"I should be proud to serve you, sir; but you must acknowledge that Lord Avon has the prior claim. If he will release me--"

"You may go, Ambrose; you may go!" cried Lord Avon. "You are an excellent servant, but your presence has become painful to me."

"Thank you, Ned," said my uncle. "But you must not leave me so suddenly again, Ambrose."

"Permit me to explain the reason, sir. I had determined to give you notice when we reached Brighton; but as we drove from the village that day, I caught a glimpse of a lady passing in a phaeton between whom and Lord Avon I was well aware there was a close intimacy, although I was not certain that she was actually his wife. Her presence there confirmed me in my opinion that he was in hiding at Cliffe Royal, and I dropped from your curricle and followed her at once, in order to lay the matter before her, and explain how very necessary it was that Lord Avon should see me."

"Well, I forgive you for your desertion, Ambrose," said my uncle; "and," he added, "I should be vastly obliged to you if you would re- arrange my tie."

CHAPTER XXII--THE END

Sir James Ovington's carriage was waiting without, and in it the Avon family, so tragically separated and so strangely re-united, were borne away to the squire's hospitable home. When they had gone, my uncle mounted his curricle, and drove Ambrose and myself to the village.

"We had best see your father at once, nephew," said he. "Sir Lothian and his man started some time ago. I should be sorry if there should be any hitch in our meeting."

For my part, I was thinking of our opponent's deadly reputation as a duellist, and I suppose that my features must have betrayed my feelings, for my uncle began to laugh.

"Why, nephew," said he, "you look as if you were walking behind my coffin. It is not my first affair, and I dare bet that it will not be my last. When I fight near town I usually fire a hundred or so in Manton's back shop, but I dare say I can find my way to his waistcoat. But I confess that I am somewhat accable, by all that has befallen us. To think of my dear old friend being not only alive, but innocent as well! And that he should have such a strapping son and heir to carry on the race of Avon! This will be the last blow to Hume, for I know that the Jews have given him rope on the score of his expectations. And you, Ambrose, that you should break out in such a way!"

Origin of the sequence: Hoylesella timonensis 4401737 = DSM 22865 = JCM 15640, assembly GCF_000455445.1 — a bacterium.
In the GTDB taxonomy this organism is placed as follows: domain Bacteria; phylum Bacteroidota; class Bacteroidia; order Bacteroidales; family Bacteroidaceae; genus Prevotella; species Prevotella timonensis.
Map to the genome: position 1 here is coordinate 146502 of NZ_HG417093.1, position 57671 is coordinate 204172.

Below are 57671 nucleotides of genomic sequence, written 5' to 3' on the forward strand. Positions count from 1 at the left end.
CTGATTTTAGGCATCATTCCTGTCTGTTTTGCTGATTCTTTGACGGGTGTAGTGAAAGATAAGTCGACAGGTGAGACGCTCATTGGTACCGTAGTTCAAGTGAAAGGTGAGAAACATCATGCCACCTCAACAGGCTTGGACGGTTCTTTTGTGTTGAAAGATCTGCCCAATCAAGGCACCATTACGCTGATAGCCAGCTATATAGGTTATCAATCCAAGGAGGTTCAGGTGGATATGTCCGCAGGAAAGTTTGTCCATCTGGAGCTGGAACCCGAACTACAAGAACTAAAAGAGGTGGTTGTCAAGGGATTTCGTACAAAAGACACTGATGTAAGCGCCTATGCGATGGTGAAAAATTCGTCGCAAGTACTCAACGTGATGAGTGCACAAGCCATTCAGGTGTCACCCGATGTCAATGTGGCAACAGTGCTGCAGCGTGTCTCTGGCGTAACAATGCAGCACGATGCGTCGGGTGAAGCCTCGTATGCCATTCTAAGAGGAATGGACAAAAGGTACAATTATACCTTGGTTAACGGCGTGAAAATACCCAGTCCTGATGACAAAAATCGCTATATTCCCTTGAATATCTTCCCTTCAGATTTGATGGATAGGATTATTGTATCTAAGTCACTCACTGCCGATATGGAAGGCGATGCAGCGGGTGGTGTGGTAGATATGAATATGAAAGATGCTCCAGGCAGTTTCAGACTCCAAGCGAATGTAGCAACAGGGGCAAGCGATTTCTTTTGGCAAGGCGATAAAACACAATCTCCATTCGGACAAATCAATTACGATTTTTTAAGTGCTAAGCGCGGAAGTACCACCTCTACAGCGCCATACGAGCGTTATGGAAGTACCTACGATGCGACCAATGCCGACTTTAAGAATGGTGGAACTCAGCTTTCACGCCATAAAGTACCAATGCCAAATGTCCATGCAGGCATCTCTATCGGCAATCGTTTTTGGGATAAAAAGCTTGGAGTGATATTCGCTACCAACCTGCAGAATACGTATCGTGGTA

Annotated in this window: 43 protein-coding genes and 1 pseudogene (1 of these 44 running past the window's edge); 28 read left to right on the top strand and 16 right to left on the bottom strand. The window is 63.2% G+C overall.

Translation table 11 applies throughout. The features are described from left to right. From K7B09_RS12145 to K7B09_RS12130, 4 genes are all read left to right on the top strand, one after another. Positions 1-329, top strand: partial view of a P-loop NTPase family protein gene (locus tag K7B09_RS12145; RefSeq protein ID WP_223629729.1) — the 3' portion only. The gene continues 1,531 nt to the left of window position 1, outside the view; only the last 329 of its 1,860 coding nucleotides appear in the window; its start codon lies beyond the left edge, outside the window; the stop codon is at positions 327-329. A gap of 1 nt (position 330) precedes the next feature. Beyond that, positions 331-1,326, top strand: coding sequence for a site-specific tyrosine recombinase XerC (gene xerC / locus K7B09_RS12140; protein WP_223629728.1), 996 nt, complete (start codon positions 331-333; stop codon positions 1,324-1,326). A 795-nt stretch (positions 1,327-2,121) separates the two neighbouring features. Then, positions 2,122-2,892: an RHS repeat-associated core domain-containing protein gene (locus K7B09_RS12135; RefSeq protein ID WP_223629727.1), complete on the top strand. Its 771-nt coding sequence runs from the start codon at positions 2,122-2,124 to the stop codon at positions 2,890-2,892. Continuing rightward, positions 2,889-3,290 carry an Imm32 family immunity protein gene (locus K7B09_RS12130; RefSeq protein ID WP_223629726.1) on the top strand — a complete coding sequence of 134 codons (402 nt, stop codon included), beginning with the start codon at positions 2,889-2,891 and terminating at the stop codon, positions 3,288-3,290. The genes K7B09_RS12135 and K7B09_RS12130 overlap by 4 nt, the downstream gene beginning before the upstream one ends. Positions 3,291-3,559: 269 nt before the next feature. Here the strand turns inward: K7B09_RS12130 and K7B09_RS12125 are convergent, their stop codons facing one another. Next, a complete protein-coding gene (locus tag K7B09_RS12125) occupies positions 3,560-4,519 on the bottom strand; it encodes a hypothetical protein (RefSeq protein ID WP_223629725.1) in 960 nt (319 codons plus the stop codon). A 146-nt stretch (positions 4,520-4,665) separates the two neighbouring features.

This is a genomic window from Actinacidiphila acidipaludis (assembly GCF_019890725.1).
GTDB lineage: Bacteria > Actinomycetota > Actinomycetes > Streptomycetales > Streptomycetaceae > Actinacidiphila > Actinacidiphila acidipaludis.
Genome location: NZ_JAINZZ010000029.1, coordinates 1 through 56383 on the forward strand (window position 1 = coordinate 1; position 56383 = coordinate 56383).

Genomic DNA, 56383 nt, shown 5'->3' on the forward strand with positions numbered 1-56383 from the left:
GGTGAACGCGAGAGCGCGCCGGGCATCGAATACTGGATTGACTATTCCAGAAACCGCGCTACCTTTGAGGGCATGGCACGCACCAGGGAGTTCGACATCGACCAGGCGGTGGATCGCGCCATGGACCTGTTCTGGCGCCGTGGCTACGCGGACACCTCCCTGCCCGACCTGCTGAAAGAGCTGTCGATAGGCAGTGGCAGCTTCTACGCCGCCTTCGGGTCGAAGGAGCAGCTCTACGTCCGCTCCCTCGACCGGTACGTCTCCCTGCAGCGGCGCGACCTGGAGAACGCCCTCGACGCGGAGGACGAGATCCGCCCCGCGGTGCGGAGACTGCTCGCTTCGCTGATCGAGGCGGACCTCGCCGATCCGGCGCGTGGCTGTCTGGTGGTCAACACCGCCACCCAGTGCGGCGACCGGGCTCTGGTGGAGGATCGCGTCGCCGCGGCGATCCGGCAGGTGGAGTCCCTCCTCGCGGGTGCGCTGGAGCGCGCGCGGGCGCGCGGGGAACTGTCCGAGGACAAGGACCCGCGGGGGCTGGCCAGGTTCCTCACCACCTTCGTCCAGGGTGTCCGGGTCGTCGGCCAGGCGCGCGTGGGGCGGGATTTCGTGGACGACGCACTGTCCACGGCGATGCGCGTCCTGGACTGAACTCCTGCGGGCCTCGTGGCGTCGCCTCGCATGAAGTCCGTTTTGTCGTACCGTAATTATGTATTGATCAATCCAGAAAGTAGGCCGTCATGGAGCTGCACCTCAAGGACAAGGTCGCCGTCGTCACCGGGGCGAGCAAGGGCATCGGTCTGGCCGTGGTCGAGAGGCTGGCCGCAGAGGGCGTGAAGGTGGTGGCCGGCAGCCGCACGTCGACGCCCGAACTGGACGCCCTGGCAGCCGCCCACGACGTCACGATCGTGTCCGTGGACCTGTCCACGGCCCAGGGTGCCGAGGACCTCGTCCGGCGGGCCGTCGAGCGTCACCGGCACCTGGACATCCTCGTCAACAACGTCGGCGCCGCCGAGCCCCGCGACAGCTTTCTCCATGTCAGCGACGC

Of all the amazing things which had happened, this seemed to have impressed my uncle most, and he recurred to it again and again. That a man whom he had come to regard as a machine for tying cravats and brewing chocolate should suddenly develop fiery human passions was indeed a prodigy. If his silver razor-heater had taken to evil ways he could not have been more astounded.

We were still a hundred yards from the cottage when I saw the tall, green-coated Mr. Corcoran striding down the garden path. My father was waiting for us at the door with an expression of subdued delight upon his face.

"Happy to serve you in any way, Sir Charles," said he. "We've arranged it for to-morrow at seven on Ditching Common."

"I wish these things could be brought off a little later in the day," said my uncle. "One has either to rise at a perfectly absurd hour, or else to neglect one's toilet."

"They are stopping across the road at the Friar's Oak inn, and if you would wish it later--"

"No, no; I shall make the effort. Ambrose, you will bring up the batteris de toilette at five."

"I don't know whether you would care to use my barkers," said my father. "I've had 'em in fourteen actions, and up to thirty yards you couldn't wish a better tool."

"Thank you, I have my duelling pistols under the seat. See that the triggers are oiled, Ambrose, for I love a light pull. Ah, sister Mary, I have brought your boy back to you, none the worse, I hope, for the dissipations of town."

I need not tell you how my dear mother wept over me and fondled me, for you who have mothers will know for yourselves, and you who have not will never understand how warm and snug the home nest can be. How I had chafed and longed for the wonders of town, and yet, now that I had seen more than my wildest dreams had ever deemed possible, my eyes had rested upon nothing which was so sweet and so restful as our own little sitting-room, with its terra-cotta- coloured walls, and those trifles which are so insignificant in


Rodney Stone - 50/52